Living in the Theater of the Absurd
Susan H. McIntyre lives with some eighteen chronic illnesses. And she does so with good humor and grace, as displayed in Living in the Theater of the Absurd. Her inclination to share what she’s learned about her illnesses and how she copes with the medical, physical, and emotional aspects of them seems to stem from a genuine and generous interest in assisting other sufferers of chronic illness.
She combines unequal measures of pragmatic advice, tips, and tested ideas, and she mixes them with a brand of humor that veers from the mild and gentle to the absurd. A joke about a “vortex” into which things constantly get lost in the author’s home, is amusing in an early chapter; but it becomes tiresome and silly when it is repeated every few pages throughout the book. McIntyre calls her maladies “monsters” and she also has gremlins and monster siblings and cousins, too—a cute idea for an essay but perhaps not for a book. The construct does work on an emotional level, but wears thin fast.
However, the author’s organizational structure, conversational tone, and light touch triumphs over her book’s flaws. Each short chapter is focused on how a person with chronic illnesses can cope with one particular issue and incorporate its limitations into daily activities. Though she’s prone to generalization, McIntyre offers plenty of good advice, concluding each chapter with a short, simple list of lessons learned.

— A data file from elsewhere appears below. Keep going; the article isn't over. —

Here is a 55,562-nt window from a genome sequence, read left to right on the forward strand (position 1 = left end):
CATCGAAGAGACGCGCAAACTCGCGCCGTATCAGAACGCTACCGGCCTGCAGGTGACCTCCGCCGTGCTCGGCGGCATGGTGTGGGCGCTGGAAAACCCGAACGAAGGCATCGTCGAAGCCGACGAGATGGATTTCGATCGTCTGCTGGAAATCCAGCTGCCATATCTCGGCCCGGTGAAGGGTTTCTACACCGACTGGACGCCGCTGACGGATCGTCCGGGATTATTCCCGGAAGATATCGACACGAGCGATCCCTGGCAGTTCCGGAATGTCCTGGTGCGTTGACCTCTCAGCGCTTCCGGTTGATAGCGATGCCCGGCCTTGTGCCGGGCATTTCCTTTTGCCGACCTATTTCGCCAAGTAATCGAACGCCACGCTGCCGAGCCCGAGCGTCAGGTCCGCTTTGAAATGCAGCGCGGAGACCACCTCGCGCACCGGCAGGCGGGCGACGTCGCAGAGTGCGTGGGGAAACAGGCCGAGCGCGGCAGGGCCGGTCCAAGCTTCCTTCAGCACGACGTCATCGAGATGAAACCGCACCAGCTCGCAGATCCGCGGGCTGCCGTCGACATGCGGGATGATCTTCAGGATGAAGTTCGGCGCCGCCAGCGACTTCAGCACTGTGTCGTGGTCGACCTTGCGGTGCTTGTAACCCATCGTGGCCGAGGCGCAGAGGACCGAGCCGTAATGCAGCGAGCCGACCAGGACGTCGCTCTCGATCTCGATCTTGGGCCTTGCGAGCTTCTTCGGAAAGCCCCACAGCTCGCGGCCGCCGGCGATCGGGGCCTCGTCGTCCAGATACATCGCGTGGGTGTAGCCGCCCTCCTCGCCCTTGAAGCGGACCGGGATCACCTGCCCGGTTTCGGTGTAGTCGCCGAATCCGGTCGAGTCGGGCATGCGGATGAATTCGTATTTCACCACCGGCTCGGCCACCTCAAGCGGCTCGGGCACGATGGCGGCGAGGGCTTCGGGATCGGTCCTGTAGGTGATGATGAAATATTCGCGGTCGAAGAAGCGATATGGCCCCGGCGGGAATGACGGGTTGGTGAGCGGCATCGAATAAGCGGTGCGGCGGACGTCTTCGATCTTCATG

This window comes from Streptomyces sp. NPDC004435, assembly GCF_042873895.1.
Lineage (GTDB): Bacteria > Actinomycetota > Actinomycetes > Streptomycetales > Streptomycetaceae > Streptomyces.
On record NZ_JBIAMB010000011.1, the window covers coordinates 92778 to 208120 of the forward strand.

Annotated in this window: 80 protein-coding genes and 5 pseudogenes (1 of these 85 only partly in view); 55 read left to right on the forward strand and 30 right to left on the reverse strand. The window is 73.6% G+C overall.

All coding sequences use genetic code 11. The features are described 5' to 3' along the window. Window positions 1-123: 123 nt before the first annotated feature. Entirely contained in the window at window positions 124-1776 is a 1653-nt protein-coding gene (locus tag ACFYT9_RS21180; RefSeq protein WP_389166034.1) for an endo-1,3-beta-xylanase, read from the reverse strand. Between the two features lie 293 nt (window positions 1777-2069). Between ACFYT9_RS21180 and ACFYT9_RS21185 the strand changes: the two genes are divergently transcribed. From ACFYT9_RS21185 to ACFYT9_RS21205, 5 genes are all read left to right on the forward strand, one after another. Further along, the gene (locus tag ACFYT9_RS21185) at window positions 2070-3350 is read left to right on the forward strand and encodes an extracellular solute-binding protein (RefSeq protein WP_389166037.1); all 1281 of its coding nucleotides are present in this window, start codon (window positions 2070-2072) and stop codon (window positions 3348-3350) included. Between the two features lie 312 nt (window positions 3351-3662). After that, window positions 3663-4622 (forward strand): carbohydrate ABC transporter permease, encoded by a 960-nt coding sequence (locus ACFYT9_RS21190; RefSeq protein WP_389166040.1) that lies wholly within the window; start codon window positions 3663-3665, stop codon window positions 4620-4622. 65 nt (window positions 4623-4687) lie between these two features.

In the chapter “Family Relationships,” for example, McIntyre’s notes that, “If one person is ill, the entire family is affected…Family members need guidance in knowing how to help…Laugh together at the absurdities life brings.” On getting things done despite physical challenges, she offers these nuggets at the end of her chapter on “Errands”: “Know your stamina limit and plan and prioritize around it…Know what store services are available…Make your monsters visible by using accessories.” By the latter she means carrying a cane, wearing a brace, or using the handicapped motorized grocery cart so that others don’t become frustrated with your slow pace in parking lots, store aisles, and checkout lines.
McIntyre has a lot to offer, and her cheerful attitude and dogged determination are palpable. However, her efforts would have been better served had she written either a straightforward advice guide or a humorous rant. Nonetheless, her quick-reading book will no doubt be a boon to many who are less able than the author to find a way around and through the real challenges of chronic illness.